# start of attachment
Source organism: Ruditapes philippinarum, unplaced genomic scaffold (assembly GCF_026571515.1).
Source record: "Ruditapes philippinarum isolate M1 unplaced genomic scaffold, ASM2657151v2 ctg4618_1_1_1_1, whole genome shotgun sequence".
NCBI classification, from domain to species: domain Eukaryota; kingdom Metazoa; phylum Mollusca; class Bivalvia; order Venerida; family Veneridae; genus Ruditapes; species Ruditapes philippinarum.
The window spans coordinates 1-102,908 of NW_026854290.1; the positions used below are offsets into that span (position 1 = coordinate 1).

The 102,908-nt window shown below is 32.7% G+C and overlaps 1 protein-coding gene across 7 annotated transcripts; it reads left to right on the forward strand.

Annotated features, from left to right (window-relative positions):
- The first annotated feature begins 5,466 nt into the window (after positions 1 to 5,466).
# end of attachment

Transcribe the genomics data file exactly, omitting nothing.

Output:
Source organism: Ruditapes philippinarum, unplaced genomic scaffold (assembly GCF_026571515.1).
Source record: "Ruditapes philippinarum isolate M1 unplaced genomic scaffold, ASM2657151v2 ctg4618_1_1_1_1, whole genome shotgun sequence".
NCBI classification, from domain to species: domain Eukaryota; kingdom Metazoa; phylum Mollusca; class Bivalvia; order Venerida; family Veneridae; genus Ruditapes; species Ruditapes philippinarum.
The window spans coordinates 1-102,908 of NW_026854290.1; the positions used below are offsets into that span (position 1 = coordinate 1).

The 102,908-nt window shown below is 32.7% G+C and overlaps 1 protein-coding gene across 7 annotated transcripts; it reads left to right on the forward strand.

Annotated features, from left to right (window-relative positions):
- The first annotated feature begins 5,466 nt into the window (after positions 1 to 5,466).